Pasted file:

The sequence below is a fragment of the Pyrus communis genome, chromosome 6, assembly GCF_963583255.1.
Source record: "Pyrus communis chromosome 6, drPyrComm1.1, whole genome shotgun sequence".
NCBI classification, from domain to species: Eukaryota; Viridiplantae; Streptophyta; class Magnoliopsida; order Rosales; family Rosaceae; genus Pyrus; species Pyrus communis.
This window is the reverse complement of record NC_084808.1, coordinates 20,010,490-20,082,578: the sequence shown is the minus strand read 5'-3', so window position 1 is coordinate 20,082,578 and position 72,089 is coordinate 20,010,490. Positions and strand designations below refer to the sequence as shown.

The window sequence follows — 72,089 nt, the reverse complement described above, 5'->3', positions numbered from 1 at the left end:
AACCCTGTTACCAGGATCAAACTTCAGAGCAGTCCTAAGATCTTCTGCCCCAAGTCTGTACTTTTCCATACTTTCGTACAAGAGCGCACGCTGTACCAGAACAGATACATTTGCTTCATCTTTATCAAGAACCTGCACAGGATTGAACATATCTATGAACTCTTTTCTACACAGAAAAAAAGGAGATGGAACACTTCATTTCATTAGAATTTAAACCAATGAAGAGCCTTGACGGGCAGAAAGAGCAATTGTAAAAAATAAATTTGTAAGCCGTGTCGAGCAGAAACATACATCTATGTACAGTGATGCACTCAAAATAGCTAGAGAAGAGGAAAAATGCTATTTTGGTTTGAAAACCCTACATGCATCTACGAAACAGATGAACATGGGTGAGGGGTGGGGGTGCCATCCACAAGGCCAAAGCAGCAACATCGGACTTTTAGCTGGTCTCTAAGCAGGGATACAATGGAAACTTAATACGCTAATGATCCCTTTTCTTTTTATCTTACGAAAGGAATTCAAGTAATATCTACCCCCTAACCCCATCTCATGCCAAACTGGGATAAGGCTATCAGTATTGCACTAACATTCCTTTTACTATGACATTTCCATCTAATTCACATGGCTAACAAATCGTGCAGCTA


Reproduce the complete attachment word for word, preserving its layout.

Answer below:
The sequence below is a fragment of the Pyrus communis genome, chromosome 6, assembly GCF_963583255.1.
Source record: "Pyrus communis chromosome 6, drPyrComm1.1, whole genome shotgun sequence".
NCBI classification, from domain to species: Eukaryota; Viridiplantae; Streptophyta; class Magnoliopsida; order Rosales; family Rosaceae; genus Pyrus; species Pyrus communis.
This window is the reverse complement of record NC_084808.1, coordinates 20,010,490-20,082,578: the sequence shown is the minus strand read 5'-3', so window position 1 is coordinate 20,082,578 and position 72,089 is coordinate 20,010,490. Positions and strand designations below refer to the sequence as shown.

The window sequence follows — 72,089 nt, the reverse complement described above, 5'->3', positions numbered from 1 at the left end:
AACCCTGTTACCAGGATCAAACTTCAGAGCAGTCCTAAGATCTTCTGCCCCAAGTCTGTACTTTTCCATACTTTCGTACAAGAGCGCACGCTGTACCAGAACAGATACATTTGCTTCATCTTTATCAAGAACCTGCACAGGATTGAACATATCTATGAACTCTTTTCTACACAGAAAAAAAGGAGATGGAACACTTCATTTCATTAGAATTTAAACCAATGAAGAGCCTTGACGGGCAGAAAGAGCAATTGTAAAAAATAAATTTGTAAGCCGTGTCGAGCAGAAACATACATCTATGTACAGTGATGCACTCAAAATAGCTAGAGAAGAGGAAAAATGCTATTTTGGTTTGAAAACCCTACATGCATCTACGAAACAGATGAACATGGGTGAGGGGTGGGGGTGCCATCCACAAGGCCAAAGCAGCAACATCGGACTTTTAGCTGGTCTCTAAGCAGGGATACAATGGAAACTTAATACGCTAATGATCCCTTTTCTTTTTATCTTACGAAAGGAATTCAAGTAATATCTACCCCCTAACCCCATCTCATGCCAAACTGGGATAAGGCTATCAGTATTGCACTAACATTCCTTTTACTATGACATTTCCATCTAATTCACATGGCTAACAAATCGTGCAGCTA